My Most Anticipated New York Shows
The New York theater scene is much more fluid that Connecticut’s. Only the subscription-based companies announce a full season; many producers announce a production only a month or two before it opens, based on availablity of theaters.
Moulin Rouge was the big musical that opened this summer; I wanted to see it, I saw it, and I didn’t love it.
I was much more impressed by Sea Wall/A Life, two one-act monologues: one performed by Tom Sturridge and the other by Jake Gyllenhaal. I really liked these and would see them again. It only runs to Sunday, Sept. 29.
Other fall Broadway shows on my list are the revival of Tennessee Williams’ The Rose Tattoo with Marisa Tomei, beginning previews Thursday, Sept. 19; the highly acclaimed Slave Play, which is moving from off-Broadway, which also begins previews that day.
The Sound Inside sounds interesting with Mary-Louise Parker as a tenured professor and a talented student. Pulitzer-Prize winning playwright Tracey Letts (August, Osage County) has a new dark comedy, Linda Vista, opening in the fall.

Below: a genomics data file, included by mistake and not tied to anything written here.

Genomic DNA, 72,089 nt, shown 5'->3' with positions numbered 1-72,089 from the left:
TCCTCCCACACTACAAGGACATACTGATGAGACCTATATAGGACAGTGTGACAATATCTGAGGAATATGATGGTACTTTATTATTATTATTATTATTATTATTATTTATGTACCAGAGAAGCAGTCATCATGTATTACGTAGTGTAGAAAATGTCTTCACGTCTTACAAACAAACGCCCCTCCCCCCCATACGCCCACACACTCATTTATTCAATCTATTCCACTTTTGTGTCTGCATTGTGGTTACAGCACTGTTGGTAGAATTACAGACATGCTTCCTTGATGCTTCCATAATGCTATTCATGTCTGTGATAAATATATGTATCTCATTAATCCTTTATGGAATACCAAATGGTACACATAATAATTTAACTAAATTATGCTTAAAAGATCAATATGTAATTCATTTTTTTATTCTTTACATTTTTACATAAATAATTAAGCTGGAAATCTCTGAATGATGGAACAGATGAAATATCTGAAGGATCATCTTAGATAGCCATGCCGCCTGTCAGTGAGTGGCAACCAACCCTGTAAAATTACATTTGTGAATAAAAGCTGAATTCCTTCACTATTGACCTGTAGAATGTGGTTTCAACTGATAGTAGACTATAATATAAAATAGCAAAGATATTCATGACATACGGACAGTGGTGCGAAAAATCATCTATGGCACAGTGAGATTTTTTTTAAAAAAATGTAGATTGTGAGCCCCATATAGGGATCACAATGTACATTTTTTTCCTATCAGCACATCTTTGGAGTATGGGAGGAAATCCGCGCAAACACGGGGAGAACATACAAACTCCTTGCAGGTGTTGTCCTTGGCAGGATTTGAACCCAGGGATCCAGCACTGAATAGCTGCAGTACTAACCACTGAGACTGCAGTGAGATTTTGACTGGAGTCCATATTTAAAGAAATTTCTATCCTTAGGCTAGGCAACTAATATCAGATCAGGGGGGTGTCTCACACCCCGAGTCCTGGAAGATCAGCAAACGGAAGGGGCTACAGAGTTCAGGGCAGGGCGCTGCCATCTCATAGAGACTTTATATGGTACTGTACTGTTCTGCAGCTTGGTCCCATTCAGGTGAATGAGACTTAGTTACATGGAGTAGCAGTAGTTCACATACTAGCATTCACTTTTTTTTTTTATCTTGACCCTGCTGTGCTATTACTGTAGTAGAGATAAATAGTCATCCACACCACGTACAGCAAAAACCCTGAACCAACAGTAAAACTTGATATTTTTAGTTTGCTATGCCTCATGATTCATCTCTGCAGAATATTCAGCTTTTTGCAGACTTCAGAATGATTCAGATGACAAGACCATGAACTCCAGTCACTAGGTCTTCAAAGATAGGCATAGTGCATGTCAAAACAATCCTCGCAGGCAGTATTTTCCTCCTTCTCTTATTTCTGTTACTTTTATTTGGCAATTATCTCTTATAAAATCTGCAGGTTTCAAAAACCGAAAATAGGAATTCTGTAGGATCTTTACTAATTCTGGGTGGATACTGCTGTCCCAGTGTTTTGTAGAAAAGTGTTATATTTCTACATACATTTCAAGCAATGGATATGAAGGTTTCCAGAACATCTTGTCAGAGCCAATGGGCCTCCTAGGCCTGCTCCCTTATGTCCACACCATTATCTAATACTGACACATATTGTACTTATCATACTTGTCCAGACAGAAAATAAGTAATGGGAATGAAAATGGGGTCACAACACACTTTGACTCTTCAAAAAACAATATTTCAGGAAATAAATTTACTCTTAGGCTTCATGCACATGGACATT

Also on my list is The Great Society, the sequel to All the Way about the early days of Lyndon Johnson’s presidency. This one starts after his election in 1964. It has a great cast including Brian Cox, Marc Kudisch, and Richard Thomas.
Jonathan Pryce and Eileen Atkins, two terrific British actors, are coming to Broadway in the drama The Height of the Storm about a long-married couple and a life change.
The Inheritance, which also opened first in London, is about three generations of gay men searching for community in New York City. It’s by American Matthew Lopez.
Although various musicals are opening, none truly excite me. Dates haven’t been set for the London revival of Company, which featured gender-switched roles, whereas America Utopia with music by David Byrne, Jagged Little Pill based on the Alania Morissette concept CD, Tina: The Tina Turner Musical, and even the revival of West Side Story don’t make my must-see NYC list, though I will undoubtedly see most of them. The latter (West Side Story) doesn’t make the list because I haven’t always liked director Ivo Van Hove’s reinterpretations.
Off-Broadway things are announced often much more quickly.
Cyrano, the new musical adaptation of the popular play, is opening off-Broadway this fall at the Daryl Roth Theatre. You may remember that it sold out at Goodspeed’s Terris Theater in Chester last summer. Peter Dinklage again will star as Cyrano.
I am looking forward to a production of George Bernard Shaw’s Caesar and Cleopatra produced by the Gingold Group, which has somewhat specialized in Shaw. City Center’s Encores will have a semi-staged production of Evita for just about 10 days in November. I tend to focus on specific companies that do good work: Irish Rep, Signature, Playwrights Horizons, Mint, Atlantic, and the smaller productions by Manhattan Theatre Club, Roundabout, and Lincoln Center.